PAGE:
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  1. Newbie
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    #1

    Question king/a king? president/a president?

    There was a song from the animation movie "Lion King" -
    "I just can't wait to be king".

    In this sentence I thought it should be like,
    "I just can't wait to be a king".

    Why was "a" omitted?

    Similar sentence is like,
    "I am president of the US".

    Shouldn't this also be
    "I am the president of the US", or "I am a president of the US" ?

    Please explain.

  2. Leandro-Z's Avatar
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    #2

    Re: king/a king? president/a president?

    Quote Originally Posted by jjoonam View Post
    There was a song from the animation movie "Lion King" -
    "I just can't wait to be king".

    In this sentence I thought it should be like,
    "I just can't wait to be a king".

    Why was "a" omitted?

    Similar sentence is like,
    "I am president of the US".

    Shouldn't this also be
    "I am the president of the US", or "I am a president of the US" ?

    Please explain.
    The correct way would be "I just can`t wait to be a king". It is wrong if you don`t put "a" because "king" is a noun. However, if you see it from the point that nouns in certain situations can become adjectives it is okay. By the way, the correct of both "I am the president of the USA" and "I am a president of the USA" is the first one. While THE is a determiner, A is a quantifier. In a country, only one person can be president, so you can`t say I am one of the 3 presidents.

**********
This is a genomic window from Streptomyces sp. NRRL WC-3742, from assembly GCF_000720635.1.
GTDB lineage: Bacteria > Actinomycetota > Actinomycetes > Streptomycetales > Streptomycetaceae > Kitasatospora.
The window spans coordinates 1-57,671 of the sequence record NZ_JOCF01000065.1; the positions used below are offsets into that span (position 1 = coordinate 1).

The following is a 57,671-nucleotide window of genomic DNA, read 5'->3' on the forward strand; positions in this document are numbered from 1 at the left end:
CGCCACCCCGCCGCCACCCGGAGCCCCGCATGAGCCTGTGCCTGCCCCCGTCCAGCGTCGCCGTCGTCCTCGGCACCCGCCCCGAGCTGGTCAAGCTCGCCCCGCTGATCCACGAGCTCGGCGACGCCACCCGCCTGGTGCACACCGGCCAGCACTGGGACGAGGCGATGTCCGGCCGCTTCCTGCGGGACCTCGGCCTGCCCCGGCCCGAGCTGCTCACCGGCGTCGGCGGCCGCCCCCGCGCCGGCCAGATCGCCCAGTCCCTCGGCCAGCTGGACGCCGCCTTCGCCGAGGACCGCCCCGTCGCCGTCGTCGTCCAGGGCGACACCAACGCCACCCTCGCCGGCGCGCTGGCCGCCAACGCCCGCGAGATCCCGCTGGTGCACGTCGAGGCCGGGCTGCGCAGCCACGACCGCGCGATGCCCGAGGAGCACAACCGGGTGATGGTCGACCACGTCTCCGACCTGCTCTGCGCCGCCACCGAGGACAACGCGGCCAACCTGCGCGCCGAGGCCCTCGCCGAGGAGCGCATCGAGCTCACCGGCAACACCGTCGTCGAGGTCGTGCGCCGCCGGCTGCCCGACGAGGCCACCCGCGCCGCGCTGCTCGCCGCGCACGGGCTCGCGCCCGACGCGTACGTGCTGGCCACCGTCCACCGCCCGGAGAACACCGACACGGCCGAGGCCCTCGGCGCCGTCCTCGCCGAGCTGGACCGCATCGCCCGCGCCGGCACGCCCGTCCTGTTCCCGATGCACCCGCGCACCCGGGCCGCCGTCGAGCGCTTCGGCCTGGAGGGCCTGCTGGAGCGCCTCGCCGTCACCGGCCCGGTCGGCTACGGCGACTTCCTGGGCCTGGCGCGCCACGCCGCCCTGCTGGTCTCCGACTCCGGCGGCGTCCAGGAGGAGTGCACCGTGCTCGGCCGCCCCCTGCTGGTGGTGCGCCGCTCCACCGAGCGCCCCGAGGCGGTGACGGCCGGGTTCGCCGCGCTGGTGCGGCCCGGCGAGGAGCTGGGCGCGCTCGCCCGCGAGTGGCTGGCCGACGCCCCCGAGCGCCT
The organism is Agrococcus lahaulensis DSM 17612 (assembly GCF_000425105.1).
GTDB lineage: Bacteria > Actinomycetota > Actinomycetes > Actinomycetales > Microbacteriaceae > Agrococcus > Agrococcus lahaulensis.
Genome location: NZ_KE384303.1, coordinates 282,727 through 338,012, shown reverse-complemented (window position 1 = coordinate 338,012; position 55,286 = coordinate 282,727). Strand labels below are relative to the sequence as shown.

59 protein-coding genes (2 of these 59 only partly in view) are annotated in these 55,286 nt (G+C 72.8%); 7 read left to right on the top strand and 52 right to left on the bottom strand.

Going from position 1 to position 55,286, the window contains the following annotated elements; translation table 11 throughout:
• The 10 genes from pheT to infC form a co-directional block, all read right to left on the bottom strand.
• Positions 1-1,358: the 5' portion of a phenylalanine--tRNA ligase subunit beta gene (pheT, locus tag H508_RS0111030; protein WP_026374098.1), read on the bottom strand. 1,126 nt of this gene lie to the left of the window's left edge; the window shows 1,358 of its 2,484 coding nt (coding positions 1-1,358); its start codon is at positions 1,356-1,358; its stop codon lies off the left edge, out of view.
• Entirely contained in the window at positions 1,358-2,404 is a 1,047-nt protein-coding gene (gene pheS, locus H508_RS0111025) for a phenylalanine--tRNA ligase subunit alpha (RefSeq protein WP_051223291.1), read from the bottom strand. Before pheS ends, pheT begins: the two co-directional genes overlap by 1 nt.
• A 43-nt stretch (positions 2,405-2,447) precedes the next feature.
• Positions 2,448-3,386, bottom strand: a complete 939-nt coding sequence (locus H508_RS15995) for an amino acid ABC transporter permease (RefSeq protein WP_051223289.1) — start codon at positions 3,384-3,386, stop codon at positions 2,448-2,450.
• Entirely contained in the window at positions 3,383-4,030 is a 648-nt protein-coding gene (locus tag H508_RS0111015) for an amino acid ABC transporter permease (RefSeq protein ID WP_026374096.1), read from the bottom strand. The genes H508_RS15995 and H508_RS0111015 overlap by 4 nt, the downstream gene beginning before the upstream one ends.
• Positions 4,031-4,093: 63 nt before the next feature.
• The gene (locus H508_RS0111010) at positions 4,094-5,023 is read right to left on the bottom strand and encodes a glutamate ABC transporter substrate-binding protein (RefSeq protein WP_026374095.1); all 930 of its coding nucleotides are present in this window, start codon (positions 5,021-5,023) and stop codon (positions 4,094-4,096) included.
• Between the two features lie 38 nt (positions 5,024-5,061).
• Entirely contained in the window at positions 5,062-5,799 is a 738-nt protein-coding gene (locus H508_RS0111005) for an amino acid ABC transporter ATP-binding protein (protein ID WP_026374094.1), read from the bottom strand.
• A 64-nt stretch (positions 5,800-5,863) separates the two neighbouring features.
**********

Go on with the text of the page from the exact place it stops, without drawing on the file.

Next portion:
• Join Date: Jun 2010
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    #3

    Re: king/a king? president/a president?

    Quote Originally Posted by jjoonam View Post
    There was a song from the animation movie "Lion King" -
    "I just can't wait to be king".

    In this sentence I thought it should be like,
    "I just can't wait to be a king".

    Why was "a" omitted?

    Similar sentence is like,
    "I am president of the US".

    Shouldn't this also be
    "I am the president of the US", or "I am a president of the US" ?

    Please explain.
    If the sentence was, "I just can't wait to be a king," we don't know what kind of king he wants to be. Maybe it means the King of England, or the King of Mordor, or the King of Rock and Roll. It could be anything.

    The "a" was omitted in the song because in Simba's case, we know which king he wants to be. He wants to take the position of his father. Thus, "I just can't wait to be King" is more natural here.

    "I just can't wait to be the King" is also acceptable. The difference between "I just can't wait to be King/be the King" is so subtle that most native speakers wouldn't make a distinction. If we must do so, "to be King" carries a connotation of living in a certain state of being, while "to be the King" carries a connotation of a person filling a role.

    It's the same for President. "I am President" and "I am the President" carry very similar meanings -- "I fulfill the role of president," while "I am a president" would be strange in most situations.

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